2. Re: "Some context: 0.5% death rate on cladribine (Giovannoni, NEJM); 0.2% death rate BG-12 (Gold, NEJM); Fingolimod 0.2% death rate (Kappos; NEJM); Alemtuzumab 0.9% death rate (NEJM 2008)"Most of these deaths were not treatment related and hence are not directly comparable. The 0.5-1.0% rate refers to complications of BMT.

  3. Not all HSCT protocols are the same. I don't have access to the paper, so it would be great if you can describe the protocols this study is based on.

    1. Re: "Not all HSCT protocols are the same. I don't have access to the paper, so it would be great if you can describe the protocols this study is based on."The BMT conditioning regimen consisted of horse antithymocyte globulin at a dose of 15 mg/kg intravenously (i.v.) from days -7 to -3. On days -4 and -3, cyclophosphamide (60 mg/kg i.v.) was given combined with mesnum (15 mg/kg, 4 times daily). Total body irradiation was given in 2 fractions of 5Gy each at days -2 and -1. To prevent serum sickness, prednisolone (1 mg/kg twice daily) was given concurrently, and tapered after stem cell reinfusion. Supportive care included preirradiated prophylactic platelet and red blood cell transfusions when necessary.

    2. Total body irradiation is no longer used, so might this be a cause for increased neurodegeneration? It seems cyclophosphamide and ATG are used in non-meyoblative protocols such as that used by Dr. Richard Burt. He restrcts his trial to patients who exhibit active disease.It would be of interest to know if non TBI protocol has the same effect on neurodegeneration in progressive types as there are facilties overseas who perform HSCT using these reduced intensity protocols and some have no restrictions for progressive disease.

    3. Absolutely true, anonymous. TBI and busulphan, early aggressive chemo agents used in oncology, contributed to progression and the date above contradicts the many clinical outcomes for halting SPMS progression as long as EDSS remained below 6.0 (even Dr. Burt's earlier studies suggested that none of the 9 patients with EDSS <6.0 and SMPS progressed in four years. Therefore, I would take the above results with skepticism. In addition, many open label and prospective studies internationally refute progression of early SPMS with HScT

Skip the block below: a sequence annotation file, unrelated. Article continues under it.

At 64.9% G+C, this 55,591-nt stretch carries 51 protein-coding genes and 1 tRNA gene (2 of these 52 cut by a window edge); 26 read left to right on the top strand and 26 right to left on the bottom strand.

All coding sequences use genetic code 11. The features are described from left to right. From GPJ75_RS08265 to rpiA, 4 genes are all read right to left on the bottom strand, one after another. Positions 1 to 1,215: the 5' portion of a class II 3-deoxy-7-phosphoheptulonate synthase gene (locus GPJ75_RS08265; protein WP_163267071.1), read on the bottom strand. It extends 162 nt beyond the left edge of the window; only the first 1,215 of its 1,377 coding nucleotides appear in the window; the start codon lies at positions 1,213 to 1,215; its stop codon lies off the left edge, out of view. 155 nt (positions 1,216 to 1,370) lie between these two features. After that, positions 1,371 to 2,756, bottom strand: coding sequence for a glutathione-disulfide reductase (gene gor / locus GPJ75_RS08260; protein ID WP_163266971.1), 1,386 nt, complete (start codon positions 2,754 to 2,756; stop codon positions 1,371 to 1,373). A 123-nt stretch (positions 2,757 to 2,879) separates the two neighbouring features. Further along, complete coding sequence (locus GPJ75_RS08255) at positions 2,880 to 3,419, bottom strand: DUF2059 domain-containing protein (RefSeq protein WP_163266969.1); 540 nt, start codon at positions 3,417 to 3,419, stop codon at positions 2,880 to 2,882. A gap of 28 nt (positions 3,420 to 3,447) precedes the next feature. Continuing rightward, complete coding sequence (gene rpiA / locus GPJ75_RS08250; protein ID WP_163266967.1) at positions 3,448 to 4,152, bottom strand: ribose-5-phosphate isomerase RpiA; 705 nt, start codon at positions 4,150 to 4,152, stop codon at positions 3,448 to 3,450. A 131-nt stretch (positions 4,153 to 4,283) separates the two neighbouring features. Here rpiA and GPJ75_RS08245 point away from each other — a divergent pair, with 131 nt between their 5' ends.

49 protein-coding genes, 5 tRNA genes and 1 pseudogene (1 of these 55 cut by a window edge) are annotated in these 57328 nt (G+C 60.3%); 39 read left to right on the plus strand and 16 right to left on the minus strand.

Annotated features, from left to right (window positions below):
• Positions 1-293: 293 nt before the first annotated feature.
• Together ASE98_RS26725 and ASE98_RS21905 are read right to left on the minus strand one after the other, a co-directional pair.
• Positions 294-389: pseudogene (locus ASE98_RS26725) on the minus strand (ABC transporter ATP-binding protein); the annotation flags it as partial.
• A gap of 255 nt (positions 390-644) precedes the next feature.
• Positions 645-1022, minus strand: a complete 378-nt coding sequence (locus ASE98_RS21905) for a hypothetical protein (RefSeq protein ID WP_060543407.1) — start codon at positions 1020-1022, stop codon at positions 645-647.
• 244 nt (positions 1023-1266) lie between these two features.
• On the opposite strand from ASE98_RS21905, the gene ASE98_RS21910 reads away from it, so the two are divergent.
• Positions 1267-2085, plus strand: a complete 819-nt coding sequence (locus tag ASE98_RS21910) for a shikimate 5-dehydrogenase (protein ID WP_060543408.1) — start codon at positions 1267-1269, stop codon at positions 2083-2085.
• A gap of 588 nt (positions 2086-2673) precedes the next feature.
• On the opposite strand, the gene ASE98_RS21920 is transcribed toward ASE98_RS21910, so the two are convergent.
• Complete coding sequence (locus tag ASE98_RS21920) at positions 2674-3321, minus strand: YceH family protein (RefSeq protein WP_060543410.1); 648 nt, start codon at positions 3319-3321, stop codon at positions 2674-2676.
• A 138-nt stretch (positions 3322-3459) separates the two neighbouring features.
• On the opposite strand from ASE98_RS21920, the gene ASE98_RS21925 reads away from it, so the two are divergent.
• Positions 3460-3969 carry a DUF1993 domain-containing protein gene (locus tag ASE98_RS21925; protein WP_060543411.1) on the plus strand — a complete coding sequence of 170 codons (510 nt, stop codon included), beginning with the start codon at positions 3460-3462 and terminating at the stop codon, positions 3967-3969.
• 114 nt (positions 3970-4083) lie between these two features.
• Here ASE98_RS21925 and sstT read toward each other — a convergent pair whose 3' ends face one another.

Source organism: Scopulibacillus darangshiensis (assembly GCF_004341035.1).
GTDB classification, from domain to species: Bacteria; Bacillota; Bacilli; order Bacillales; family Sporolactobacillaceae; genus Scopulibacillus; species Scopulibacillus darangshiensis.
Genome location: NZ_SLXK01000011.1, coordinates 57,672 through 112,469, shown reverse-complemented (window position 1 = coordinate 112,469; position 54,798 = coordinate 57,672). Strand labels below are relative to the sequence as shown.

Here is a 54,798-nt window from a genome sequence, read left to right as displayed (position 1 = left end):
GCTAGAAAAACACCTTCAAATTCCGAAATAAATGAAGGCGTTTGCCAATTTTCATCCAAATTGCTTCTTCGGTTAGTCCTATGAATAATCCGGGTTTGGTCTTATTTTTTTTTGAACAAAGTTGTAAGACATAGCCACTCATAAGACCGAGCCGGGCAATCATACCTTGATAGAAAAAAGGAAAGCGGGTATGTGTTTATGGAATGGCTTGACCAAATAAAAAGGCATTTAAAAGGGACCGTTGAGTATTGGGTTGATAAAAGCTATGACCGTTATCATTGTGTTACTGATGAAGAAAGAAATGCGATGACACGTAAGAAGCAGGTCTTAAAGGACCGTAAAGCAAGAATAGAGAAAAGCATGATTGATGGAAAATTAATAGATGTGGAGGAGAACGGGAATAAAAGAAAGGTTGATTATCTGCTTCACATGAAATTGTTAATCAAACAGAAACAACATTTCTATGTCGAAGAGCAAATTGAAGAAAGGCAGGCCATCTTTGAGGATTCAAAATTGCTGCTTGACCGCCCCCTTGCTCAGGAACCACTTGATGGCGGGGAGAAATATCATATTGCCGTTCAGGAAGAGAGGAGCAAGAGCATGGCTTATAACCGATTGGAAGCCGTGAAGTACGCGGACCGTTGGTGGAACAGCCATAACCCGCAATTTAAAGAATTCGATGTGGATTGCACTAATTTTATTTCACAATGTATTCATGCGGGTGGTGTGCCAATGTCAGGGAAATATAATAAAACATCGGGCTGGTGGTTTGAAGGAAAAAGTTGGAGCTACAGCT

4. ProfG do you think it was drug induced neurotoxicity or because the immune system is a good guy and removing it removed some protective immunity

    1. Re: "ProfG do you think it was drug induced neurotoxicity or because the immune system is a good guy and removing it removed some protective immunity."No I think it is because the cyclophosphamide and whole body radiation are damaging to nerve cells and their processes; particularly if these nerve cells are already sick and vulnerable from MS-related damage.

  5. Prof G, I've been following you blog from the start. I bought into the highly effective early treatment early on and the concept of NEDA. I was fairly confident that such an approach might prevent SPMS and perhaps provide a cure i.e. Turn off the disease. Some of your recent comments give me a sense that you're now not so convinced. A comment a couple of weeks ago said that you wouldn't be surprised is MS turned out to be a primary neurodegenerative disease. Yesterday's post hinted that a large number on Tysabri may have moved on to SPMS (even though inflammation has been controlled). On the positive side, early effective treatment does stop relapse – still a big plus for the patient. However, if neurodegeneration still continues even though inflammation has been addressed ie the immune system has been rebooted, then we are in trouble. No doubt researchers will put in huge numbers of grant applications for research into neurodegeneration which will keep them busy for the next 30 years, but it will be a nail in the coffin for those with MS today. I'm a pessimist with this disease. The only positive – buy shares in airline which fly to Switzerland.

    1. Re: "Yesterday's post hinted that a large number on Tysabri may have moved on to SPMS (even though inflammation has been controlled)."I am not sure about this; in my experience the MSers that become progressive are the ones that are treated to late. However, even these SPMSers seem to reach a plateau after 3-4 years, which is why I think the affect is delayed. I have proposed calling this the therapeutic lag:

    2. here have already been lots of grant applications on this very subject.You say inflammation has been controlled but we have to careful with the word inflammation it means different to different people. Tysabri may deal with one bit of inflammation(peripheral but not touch another bit of inflammation (e.g. microglial activation)

    3. Re: "Some of your recent comments give me a sense that you're now not so convinced."I simply don't know and would not want to raise people's expectations about a cure to only dash them when the data comes in. What I can say is that if I had MS I would not wait for the results of the 15-20 year experiment to come in; I would go for an induction therapy and NEDA as soon as possible into the course of the disease with the hope that MS is an autoimmune disease that can be cured. As you can see I am a risk-taker and this approach is not for everyone. We need to respect that and view.